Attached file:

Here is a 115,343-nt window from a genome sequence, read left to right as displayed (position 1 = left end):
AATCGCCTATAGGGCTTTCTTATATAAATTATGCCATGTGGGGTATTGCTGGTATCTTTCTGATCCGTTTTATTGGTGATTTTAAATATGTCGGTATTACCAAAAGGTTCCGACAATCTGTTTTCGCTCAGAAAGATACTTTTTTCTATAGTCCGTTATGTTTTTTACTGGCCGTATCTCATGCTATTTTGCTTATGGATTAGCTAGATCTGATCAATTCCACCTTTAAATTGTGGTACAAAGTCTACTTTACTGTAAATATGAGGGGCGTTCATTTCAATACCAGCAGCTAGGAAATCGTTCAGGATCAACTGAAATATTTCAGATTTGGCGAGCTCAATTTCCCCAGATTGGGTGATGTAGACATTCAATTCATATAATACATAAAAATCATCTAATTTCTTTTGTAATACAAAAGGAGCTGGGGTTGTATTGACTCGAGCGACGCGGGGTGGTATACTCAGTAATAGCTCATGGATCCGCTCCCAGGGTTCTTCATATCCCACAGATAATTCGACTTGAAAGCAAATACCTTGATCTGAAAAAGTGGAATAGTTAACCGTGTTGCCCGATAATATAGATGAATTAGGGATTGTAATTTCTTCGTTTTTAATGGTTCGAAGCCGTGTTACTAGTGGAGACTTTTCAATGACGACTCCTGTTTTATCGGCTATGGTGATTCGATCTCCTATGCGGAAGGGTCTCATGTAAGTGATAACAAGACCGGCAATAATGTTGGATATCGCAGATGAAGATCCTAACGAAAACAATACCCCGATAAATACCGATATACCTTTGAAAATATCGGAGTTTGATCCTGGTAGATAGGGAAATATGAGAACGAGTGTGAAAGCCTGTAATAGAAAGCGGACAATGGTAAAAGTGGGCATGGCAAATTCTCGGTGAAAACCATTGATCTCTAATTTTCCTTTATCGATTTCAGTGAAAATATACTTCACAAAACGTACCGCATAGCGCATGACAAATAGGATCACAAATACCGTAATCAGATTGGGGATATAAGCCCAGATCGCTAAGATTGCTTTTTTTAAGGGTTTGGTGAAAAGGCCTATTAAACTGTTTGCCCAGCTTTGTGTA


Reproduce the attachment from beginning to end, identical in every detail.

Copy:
Here is a 115,343-nt window from a genome sequence, read left to right as displayed (position 1 = left end):
AATCGCCTATAGGGCTTTCTTATATAAATTATGCCATGTGGGGTATTGCTGGTATCTTTCTGATCCGTTTTATTGGTGATTTTAAATATGTCGGTATTACCAAAAGGTTCCGACAATCTGTTTTCGCTCAGAAAGATACTTTTTTCTATAGTCCGTTATGTTTTTTACTGGCCGTATCTCATGCTATTTTGCTTATGGATTAGCTAGATCTGATCAATTCCACCTTTAAATTGTGGTACAAAGTCTACTTTACTGTAAATATGAGGGGCGTTCATTTCAATACCAGCAGCTAGGAAATCGTTCAGGATCAACTGAAATATTTCAGATTTGGCGAGCTCAATTTCCCCAGATTGGGTGATGTAGACATTCAATTCATATAATACATAAAAATCATCTAATTTCTTTTGTAATACAAAAGGAGCTGGGGTTGTATTGACTCGAGCGACGCGGGGTGGTATACTCAGTAATAGCTCATGGATCCGCTCCCAGGGTTCTTCATATCCCACAGATAATTCGACTTGAAAGCAAATACCTTGATCTGAAAAAGTGGAATAGTTAACCGTGTTGCCCGATAATATAGATGAATTAGGGATTGTAATTTCTTCGTTTTTAATGGTTCGAAGCCGTGTTACTAGTGGAGACTTTTCAATGACGACTCCTGTTTTATCGGCTATGGTGATTCGATCTCCTATGCGGAAGGGTCTCATGTAAGTGATAACAAGACCGGCAATAATGTTGGATATCGCAGATGAAGATCCTAACGAAAACAATACCCCGATAAATACCGATATACCTTTGAAAATATCGGAGTTTGATCCTGGTAGATAGGGAAATATGAGAACGAGTGTGAAAGCCTGTAATAGAAAGCGGACAATGGTAAAAGTGGGCATGGCAAATTCTCGGTGAAAACCATTGATCTCTAATTTTCCTTTATCGATTTCAGTGAAAATATACTTCACAAAACGTACCGCATAGCGCATGACAAATAGGATCACAAATACCGTAATCAGATTGGGGATATAAGCCCAGATCGCTAAGATTGCTTTTTTTAAGGGTTTGGTGAAAAGGCCTATTAAACTGTTTGCCCAGCTTTGTGTA